So one senator John McCain said today in advance of something tomorrow which can be summed up very simply:
With Petraeus and Ambassador Ryan Crocker to testify before Congress on Tuesday, all three presidential candidates will have an opportunity to ask questions — McCain and Clinton on the Armed Services Committee in the morning, Obama on the Foreign Relations Committee in the afternoon.
And finally, things fully dovetail as they were going to inevitably do anyway — and it won’t be for the last time.
My broken-record (skipping-CD? corrupted-file?) observations about what will determine this election in the end remain unchanged, but what we’ve been waiting on is a combination of some sort of direct comments in the political theater as opposed to campaign speeches and debates as well as an observation of an intriguing dynamic that will be played out to one extent or another the following year. The combination is here, at last.
To talk about the dynamic first — Petraeus, through a combination of events, is going to be facing all three of his future bosses on Tuesday, not something he hasn’t done before at all but this is the first time where it’s all clear that it will be the case (for perspective, keep in mind that the last time he testified, Giuliani was theoretically running away with the nomination in a heartbeat). He is not the head of the Joint Chiefs of Staff, of course, but it has been noted that the working relationship between him and the current president is a bit out of the ordinary in its direct closeness — and there’s a question as to whether that would continue or not at this point. With McCain, it would be likely; with either Clinton or Obama, less so — a pat conclusion but also an accurate one.
Had things been continuing on the up and up in Iraq tomorrow’s events would be a bit more set in stone, but at present things are in a muddle — not a collapse, but a muddle. If anything, whether it’s in a combination of halting troop withdrawals and increasingly public mutterings from folks in the Pentagon about the Army needing some sort of service break in particular or just another dully familiar observation of death in Iraq — we’re talking airstrikes and gun battles in Baghdad again — the optimists are sounding more hollow than they have been in a while. Thus McCain’s invocation of things like “the calamitous consequences to the Iraqi people, our most vital interests and the future of the Middle East” — the usual boilerplate, unsurprising, and meant to jolt everyone into recognizing the ‘truth’ of the matter, when the terrible fact of the matter is all this talk has simply become a background shrug. McCain can’t keep the politics out of his approach no matter what he says, which is in part the point.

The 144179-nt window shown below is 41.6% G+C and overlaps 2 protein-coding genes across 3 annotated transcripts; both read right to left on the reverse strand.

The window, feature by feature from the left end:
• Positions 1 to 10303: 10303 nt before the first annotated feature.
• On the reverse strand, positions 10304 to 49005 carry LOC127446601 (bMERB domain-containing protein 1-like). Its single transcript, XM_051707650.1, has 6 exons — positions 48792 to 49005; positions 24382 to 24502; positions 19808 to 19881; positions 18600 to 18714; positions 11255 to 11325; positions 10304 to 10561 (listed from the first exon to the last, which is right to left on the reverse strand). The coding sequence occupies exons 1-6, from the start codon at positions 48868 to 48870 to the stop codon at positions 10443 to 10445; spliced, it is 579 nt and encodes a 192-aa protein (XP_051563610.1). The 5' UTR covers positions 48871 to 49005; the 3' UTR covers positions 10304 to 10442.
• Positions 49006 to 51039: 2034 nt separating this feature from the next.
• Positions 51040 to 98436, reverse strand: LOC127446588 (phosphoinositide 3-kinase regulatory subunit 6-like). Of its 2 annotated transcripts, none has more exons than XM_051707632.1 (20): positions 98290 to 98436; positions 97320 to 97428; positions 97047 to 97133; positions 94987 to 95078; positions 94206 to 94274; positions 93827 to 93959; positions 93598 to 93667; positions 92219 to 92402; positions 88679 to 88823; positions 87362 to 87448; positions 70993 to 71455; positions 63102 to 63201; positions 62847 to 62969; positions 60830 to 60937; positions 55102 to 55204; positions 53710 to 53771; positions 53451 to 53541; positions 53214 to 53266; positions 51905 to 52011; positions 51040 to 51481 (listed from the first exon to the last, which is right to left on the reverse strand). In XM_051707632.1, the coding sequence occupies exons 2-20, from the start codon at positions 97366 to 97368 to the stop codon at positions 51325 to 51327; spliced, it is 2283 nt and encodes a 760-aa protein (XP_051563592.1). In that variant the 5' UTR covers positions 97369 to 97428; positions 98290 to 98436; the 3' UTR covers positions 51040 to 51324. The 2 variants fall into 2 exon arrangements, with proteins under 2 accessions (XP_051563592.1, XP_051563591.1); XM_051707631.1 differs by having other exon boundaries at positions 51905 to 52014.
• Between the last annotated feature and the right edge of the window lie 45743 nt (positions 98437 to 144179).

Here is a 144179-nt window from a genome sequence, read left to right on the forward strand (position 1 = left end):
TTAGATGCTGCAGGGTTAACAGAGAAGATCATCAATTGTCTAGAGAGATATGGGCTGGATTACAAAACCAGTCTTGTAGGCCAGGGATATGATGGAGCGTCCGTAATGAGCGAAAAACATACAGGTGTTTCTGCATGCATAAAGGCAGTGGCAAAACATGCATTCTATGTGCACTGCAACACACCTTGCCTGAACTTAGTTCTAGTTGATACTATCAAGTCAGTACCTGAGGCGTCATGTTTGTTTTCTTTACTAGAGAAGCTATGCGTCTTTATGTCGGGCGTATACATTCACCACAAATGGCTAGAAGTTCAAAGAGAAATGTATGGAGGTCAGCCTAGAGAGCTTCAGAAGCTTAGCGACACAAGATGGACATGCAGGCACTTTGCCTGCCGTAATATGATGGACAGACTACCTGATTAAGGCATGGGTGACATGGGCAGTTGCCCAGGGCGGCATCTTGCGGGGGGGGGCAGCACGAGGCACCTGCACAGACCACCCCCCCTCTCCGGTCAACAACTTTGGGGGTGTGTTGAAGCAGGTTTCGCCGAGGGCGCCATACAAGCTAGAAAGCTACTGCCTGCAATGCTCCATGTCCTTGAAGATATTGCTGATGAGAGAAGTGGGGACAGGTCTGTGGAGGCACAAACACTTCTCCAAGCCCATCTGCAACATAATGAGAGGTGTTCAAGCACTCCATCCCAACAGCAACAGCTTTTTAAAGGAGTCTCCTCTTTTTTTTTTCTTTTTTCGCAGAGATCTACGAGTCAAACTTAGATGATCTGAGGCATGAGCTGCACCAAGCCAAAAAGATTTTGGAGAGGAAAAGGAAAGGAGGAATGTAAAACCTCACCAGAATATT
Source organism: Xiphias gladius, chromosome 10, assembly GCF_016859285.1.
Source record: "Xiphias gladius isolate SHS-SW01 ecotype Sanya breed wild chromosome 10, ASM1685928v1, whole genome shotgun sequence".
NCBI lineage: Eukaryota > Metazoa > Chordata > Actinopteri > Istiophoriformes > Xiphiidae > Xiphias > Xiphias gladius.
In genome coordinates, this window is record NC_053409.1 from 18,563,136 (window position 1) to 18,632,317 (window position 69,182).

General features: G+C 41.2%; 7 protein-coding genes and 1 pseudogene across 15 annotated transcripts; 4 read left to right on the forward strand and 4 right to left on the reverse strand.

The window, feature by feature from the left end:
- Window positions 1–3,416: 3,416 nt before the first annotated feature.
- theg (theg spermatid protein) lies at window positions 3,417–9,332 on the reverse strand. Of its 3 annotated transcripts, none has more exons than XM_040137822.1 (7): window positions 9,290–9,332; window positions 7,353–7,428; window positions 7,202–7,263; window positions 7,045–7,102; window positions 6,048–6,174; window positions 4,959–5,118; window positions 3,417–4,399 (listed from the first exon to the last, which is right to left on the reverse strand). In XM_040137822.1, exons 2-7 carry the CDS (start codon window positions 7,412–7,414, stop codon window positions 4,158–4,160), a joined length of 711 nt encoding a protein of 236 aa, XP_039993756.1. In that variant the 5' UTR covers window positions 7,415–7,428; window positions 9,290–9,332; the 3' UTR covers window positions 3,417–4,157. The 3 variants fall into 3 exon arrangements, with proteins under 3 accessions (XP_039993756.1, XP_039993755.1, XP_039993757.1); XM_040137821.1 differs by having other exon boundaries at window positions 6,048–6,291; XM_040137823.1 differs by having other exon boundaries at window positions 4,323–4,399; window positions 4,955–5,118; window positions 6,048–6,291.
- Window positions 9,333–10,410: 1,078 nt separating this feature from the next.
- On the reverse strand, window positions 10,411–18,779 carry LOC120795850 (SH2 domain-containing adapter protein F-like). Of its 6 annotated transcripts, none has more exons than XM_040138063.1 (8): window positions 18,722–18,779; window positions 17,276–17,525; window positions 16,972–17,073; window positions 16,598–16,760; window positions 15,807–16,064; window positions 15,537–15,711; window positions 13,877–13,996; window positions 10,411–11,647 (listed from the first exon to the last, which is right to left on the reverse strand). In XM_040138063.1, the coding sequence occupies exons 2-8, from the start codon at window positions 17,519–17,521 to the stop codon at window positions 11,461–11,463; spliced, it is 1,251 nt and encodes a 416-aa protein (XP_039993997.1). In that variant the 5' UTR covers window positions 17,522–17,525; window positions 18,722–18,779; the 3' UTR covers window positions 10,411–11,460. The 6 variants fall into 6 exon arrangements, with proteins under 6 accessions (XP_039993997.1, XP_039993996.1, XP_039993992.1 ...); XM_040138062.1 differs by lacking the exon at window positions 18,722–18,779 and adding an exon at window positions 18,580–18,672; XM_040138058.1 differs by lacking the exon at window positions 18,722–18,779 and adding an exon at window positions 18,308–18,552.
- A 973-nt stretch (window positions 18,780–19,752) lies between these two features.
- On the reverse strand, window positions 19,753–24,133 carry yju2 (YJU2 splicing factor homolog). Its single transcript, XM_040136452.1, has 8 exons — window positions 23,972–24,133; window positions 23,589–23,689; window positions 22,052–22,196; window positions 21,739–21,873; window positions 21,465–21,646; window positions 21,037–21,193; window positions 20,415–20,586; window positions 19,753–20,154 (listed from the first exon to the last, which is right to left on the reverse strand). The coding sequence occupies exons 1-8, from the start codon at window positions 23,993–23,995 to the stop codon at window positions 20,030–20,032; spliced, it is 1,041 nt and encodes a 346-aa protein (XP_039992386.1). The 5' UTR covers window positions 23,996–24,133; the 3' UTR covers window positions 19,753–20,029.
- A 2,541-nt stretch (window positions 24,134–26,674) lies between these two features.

But neither will Clinton or Obama, of course. So the comments they will inevitably make are going to be aimed at the voters just as much as McCain’s will be, but even more importantly will be aimed at a Pennsylvania audience — which may sound cynical, but what else does one expect at this point? It’ll be part of the campaigning in the run up to their primary by default, and any sort of slip or confrontation will result in plenty of egg on the face. Such a political disaster is unlikely to happen, but it will be capitalized on if it does, and it might be out of their control in any event. On that front, McCain has little to worry about — he can blithely act as the prospective nominee he is, the one who was ‘right’ on Iraq, and cadge more points among the conservative skeptics as he can.
So the ‘nation’s interests’ aren’t going to be placed before anything here, really — it’s part and parcel, the idea being that all three are aiming to present themselves as the best person to help said interests. Ultimately I’m not expecting much — it’s going to be the next time Petraeus appears before Congress which will be of interest. It will be before the November election, two out of the three will be facing him across the table once again (a slight pity that, as looks likely, said two will be the ones on different panels — a joint appearance would have the function of a further debate appearance without softball questions), and it will be after a long, hot summer that I’m not looking forward to, and in which the key question of if remaining in Iraq is worth it will be more hotly debated than before.
This is the dress rehearsal. Or even, in many ways, the real opening act, finally arrived.